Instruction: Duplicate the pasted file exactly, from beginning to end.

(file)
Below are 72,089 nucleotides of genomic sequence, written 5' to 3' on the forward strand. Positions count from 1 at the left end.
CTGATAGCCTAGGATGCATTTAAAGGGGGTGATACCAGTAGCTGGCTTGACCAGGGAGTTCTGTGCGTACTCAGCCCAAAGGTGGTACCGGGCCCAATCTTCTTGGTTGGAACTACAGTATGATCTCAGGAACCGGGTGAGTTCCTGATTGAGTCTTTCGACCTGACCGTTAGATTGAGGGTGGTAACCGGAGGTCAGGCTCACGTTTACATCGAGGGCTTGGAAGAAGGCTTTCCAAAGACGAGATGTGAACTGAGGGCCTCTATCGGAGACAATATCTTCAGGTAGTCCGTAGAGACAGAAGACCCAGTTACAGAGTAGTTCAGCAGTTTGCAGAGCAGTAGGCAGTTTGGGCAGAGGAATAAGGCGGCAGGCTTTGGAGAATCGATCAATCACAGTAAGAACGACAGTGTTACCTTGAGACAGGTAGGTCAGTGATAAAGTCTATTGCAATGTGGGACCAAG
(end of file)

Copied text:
Below are 72,089 nucleotides of genomic sequence, written 5' to 3' on the forward strand. Positions count from 1 at the left end.
CTGATAGCCTAGGATGCATTTAAAGGGGGTGATACCAGTAGCTGGCTTGACCAGGGAGTTCTGTGCGTACTCAGCCCAAAGGTGGTACCGGGCCCAATCTTCTTGGTTGGAACTACAGTATGATCTCAGGAACCGGGTGAGTTCCTGATTGAGTCTTTCGACCTGACCGTTAGATTGAGGGTGGTAACCGGAGGTCAGGCTCACGTTTACATCGAGGGCTTGGAAGAAGGCTTTCCAAAGACGAGATGTGAACTGAGGGCCTCTATCGGAGACAATATCTTCAGGTAGTCCGTAGAGACAGAAGACCCAGTTACAGAGTAGTTCAGCAGTTTGCAGAGCAGTAGGCAGTTTGGGCAGAGGAATAAGGCGGCAGGCTTTGGAGAATCGATCAATCACAGTAAGAACGACAGTGTTACCTTGAGACAGGTAGGTCAGTGATAAAGTCTATTGCAATGTGGGACCAAG